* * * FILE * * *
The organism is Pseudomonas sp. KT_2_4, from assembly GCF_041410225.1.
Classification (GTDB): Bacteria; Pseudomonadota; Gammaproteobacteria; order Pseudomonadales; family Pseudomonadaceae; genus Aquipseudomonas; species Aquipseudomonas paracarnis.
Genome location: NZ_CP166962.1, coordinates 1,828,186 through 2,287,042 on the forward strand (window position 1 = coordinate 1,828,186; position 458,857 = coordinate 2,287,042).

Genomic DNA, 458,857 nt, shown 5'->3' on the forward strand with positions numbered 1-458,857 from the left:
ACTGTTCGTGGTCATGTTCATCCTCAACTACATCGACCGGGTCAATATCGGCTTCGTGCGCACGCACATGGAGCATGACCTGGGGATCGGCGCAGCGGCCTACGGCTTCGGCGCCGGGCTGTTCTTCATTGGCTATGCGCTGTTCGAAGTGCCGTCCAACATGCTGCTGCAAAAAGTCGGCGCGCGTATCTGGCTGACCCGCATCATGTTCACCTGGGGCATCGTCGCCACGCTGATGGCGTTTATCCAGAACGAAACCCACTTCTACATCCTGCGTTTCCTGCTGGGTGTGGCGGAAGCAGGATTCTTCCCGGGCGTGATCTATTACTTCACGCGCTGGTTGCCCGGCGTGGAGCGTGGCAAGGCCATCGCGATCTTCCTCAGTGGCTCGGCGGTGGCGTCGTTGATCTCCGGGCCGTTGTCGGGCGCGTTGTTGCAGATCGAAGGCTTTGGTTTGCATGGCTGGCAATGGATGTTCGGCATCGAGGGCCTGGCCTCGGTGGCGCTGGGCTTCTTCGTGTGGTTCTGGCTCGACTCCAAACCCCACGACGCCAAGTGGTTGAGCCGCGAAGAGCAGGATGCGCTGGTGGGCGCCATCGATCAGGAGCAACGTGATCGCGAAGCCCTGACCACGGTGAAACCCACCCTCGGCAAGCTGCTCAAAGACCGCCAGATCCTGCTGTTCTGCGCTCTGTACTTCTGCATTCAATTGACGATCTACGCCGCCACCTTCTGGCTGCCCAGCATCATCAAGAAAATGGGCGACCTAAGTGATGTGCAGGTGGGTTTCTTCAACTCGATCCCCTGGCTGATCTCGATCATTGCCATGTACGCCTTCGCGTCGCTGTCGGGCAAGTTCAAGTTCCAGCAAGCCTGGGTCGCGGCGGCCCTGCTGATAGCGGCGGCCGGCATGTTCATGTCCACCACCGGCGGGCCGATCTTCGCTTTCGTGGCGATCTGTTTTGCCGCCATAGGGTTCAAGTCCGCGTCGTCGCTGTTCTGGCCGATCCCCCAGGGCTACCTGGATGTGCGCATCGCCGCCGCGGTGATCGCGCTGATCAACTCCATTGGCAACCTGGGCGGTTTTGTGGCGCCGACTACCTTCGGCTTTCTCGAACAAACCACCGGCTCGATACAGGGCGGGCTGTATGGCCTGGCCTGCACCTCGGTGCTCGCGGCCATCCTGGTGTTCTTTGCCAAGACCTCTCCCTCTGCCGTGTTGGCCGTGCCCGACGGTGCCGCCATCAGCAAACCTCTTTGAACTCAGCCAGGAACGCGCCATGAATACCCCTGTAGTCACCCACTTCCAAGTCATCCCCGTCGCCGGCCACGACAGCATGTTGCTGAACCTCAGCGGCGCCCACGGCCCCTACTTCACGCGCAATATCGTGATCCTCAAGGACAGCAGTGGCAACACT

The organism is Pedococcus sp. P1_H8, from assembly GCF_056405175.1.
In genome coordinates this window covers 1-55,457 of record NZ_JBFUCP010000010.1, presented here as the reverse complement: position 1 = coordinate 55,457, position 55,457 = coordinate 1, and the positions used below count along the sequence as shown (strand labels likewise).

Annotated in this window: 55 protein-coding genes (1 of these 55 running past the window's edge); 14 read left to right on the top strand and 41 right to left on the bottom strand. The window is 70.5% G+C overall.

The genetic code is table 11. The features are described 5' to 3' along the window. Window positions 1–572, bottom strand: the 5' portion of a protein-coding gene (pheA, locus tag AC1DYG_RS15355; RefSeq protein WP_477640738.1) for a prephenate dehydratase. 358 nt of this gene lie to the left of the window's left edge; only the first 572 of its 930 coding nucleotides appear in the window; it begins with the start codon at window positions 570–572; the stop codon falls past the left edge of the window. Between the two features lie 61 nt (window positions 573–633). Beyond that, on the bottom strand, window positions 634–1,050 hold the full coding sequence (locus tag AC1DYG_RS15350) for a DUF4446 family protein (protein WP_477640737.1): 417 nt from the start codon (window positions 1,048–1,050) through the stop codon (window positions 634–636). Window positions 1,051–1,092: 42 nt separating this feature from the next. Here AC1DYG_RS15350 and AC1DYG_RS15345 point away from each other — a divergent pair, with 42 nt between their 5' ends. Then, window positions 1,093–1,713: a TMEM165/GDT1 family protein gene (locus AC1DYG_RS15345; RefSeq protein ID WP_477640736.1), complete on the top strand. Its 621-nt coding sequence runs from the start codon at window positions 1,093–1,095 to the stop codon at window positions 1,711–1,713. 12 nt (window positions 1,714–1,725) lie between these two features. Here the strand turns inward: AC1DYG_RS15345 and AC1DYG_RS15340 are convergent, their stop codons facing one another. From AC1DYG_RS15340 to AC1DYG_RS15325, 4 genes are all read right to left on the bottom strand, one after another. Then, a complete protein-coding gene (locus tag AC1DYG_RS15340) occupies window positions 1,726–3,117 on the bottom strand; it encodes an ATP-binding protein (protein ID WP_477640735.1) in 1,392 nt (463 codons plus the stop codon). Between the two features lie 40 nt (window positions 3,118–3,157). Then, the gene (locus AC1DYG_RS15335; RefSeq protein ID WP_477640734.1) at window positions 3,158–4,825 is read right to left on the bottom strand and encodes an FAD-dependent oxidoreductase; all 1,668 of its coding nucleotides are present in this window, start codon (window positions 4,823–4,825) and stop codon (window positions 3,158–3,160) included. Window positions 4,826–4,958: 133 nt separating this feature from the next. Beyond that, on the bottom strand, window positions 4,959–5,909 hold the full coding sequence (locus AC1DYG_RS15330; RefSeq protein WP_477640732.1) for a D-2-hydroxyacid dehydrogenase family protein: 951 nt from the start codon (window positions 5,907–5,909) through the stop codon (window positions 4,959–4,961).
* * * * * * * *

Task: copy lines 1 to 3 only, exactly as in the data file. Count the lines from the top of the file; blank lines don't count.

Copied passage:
The organism is Pseudomonas sp. KT_2_4, from assembly GCF_041410225.1.
Classification (GTDB): Bacteria; Pseudomonadota; Gammaproteobacteria; order Pseudomonadales; family Pseudomonadaceae; genus Aquipseudomonas; species Aquipseudomonas paracarnis.
Genome location: NZ_CP166962.1, coordinates 1,828,186 through 2,287,042 on the forward strand (window position 1 = coordinate 1,828,186; position 458,857 = coordinate 2,287,042).